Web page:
Here are some of the "On the table" solutions I am considering.

1: Thin-Client software like WinConnect XP to run terminal services on the server.
2: Total software overhaul with a new package to manage this company (my favorite).
3: Find a mapping solution to map the drive to a c: folder to run the current software.

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Try this

by badbrewb In reply to Mapping a Local Folder to ...

Try a program called Winbolic Link. Should work fine on XP and Vista. I personally have not tested with server OS's yet. I will be trying 2003 tomorrow.

READ THE WARNINGS!!!

I have a share mapped as M:

I opened Winbolic Link and in the right pane clicked on M: and in the left pane I clicked on C drive and then below typed my folder name. I used the NTFS Junction option. (READ WARNINGS!!! and help...) This shows up in windows as a local folder. You can even share this newly created folder. (The reason I figured this out.)

http://www.pearlmagik.com/winbolic/

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What if you actually moved it to the C:\Server?

by cody In reply to Mapping a Local Folder to ...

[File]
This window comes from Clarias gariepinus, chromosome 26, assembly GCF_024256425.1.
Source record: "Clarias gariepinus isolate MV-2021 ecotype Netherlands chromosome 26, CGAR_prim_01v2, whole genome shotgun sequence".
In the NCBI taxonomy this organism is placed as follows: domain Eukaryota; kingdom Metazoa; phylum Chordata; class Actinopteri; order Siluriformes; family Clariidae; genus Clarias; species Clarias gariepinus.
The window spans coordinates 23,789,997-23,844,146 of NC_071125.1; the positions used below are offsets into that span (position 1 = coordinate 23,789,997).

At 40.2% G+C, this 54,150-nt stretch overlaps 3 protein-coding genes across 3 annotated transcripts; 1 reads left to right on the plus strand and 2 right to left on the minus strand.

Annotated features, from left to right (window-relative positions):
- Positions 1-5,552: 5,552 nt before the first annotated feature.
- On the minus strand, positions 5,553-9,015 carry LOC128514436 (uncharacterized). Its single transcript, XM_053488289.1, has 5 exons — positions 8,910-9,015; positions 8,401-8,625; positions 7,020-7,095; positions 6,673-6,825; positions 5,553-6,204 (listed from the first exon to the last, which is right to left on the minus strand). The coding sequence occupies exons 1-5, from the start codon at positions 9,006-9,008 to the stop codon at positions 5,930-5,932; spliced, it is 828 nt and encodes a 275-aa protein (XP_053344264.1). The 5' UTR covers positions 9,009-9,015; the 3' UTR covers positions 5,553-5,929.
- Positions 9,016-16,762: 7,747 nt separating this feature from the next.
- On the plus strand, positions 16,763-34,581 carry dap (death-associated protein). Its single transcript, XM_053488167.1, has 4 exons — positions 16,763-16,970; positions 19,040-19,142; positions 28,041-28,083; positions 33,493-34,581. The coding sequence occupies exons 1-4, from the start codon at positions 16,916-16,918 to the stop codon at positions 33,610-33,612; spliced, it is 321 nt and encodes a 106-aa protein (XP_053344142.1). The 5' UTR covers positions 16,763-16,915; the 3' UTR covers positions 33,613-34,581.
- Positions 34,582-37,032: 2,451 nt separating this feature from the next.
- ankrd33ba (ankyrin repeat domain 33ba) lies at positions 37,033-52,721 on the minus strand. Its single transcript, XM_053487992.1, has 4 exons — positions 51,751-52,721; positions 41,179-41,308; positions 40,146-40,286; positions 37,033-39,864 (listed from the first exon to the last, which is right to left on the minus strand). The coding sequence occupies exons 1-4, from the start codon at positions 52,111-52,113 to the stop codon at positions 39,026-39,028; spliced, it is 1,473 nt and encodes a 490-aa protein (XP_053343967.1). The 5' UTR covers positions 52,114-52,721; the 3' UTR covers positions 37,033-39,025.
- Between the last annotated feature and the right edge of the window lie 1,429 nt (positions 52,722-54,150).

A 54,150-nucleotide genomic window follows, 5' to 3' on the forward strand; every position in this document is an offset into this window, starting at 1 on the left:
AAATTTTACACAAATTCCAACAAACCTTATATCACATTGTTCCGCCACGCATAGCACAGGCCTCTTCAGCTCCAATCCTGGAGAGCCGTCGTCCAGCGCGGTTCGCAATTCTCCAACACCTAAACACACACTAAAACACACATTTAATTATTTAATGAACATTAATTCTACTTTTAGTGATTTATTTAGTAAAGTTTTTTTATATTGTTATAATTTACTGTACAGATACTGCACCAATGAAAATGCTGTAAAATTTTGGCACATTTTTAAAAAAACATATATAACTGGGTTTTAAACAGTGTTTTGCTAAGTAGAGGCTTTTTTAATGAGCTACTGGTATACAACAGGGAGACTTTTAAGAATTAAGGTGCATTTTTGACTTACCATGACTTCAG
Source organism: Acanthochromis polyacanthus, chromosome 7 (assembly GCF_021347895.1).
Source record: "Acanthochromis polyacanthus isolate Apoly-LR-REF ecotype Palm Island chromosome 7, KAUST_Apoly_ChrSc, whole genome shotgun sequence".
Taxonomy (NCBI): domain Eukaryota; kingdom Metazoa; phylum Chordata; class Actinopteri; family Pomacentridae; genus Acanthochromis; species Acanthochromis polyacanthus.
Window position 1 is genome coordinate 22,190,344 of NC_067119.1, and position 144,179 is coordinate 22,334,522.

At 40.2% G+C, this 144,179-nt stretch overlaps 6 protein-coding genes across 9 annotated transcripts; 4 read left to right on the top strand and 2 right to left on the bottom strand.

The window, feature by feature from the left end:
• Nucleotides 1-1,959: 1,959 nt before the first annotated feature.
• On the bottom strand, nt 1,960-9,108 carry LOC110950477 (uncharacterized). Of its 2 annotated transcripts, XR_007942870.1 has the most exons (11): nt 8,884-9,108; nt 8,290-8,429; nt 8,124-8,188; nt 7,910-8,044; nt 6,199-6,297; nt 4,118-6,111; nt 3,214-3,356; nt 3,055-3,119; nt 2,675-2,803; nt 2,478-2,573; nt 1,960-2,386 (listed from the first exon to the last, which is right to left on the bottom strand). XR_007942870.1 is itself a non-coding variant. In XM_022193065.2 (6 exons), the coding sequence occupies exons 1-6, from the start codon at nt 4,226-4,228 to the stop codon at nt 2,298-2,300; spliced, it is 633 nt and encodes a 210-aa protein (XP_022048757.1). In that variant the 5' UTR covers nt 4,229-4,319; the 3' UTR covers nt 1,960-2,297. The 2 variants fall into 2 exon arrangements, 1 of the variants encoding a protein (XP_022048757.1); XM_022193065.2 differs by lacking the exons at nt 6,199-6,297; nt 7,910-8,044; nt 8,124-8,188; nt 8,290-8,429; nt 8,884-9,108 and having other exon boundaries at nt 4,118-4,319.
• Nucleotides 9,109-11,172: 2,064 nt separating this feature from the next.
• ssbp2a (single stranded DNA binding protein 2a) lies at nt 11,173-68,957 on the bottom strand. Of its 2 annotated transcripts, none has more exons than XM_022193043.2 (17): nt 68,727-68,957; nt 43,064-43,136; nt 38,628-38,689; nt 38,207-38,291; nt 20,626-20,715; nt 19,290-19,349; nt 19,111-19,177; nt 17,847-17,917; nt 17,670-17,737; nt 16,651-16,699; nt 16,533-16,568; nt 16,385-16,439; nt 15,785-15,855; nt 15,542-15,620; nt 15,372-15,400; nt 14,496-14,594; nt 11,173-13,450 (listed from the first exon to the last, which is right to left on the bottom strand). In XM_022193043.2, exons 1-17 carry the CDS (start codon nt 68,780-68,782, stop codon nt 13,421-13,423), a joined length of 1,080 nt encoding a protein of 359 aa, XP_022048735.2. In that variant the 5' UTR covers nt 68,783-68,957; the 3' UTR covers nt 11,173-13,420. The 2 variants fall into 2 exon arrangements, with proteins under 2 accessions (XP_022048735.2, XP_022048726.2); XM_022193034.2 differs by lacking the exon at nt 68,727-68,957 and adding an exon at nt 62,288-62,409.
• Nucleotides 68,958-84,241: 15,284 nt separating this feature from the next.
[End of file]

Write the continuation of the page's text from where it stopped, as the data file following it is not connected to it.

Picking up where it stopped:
Hi,

Hope I'm understanding your problem correctly.

What about the possiblity of having a TERMINAL SERVER and moving the data into that Terminal Server's C:\Server? Then have clients connect to it using Terminal Services?

Otherwise since it was done in 1991, I would highly recommend to them to go with a NEW SYSTEM. Do they still support it after 17 years? Tell them about the advantages of moving to a new system, more features, better efficiency and more productivity. Find some alternatives and say that "Hey, it can now do this and merge with that and can steamline the processes making it faster to complete tasks"...?

I think the biggest problem is SUPPORT for it after 17 years. It's like someone still running Windows 3.11 in 2010.

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automatic setup for local drive to map drive

by narendra2636 In reply to Mapping a Local Folder to ...

hi,
this is Narender
i am trying to Automatic setup from Local Drive to map drive which it was connected to server..
it is possible to connect...how...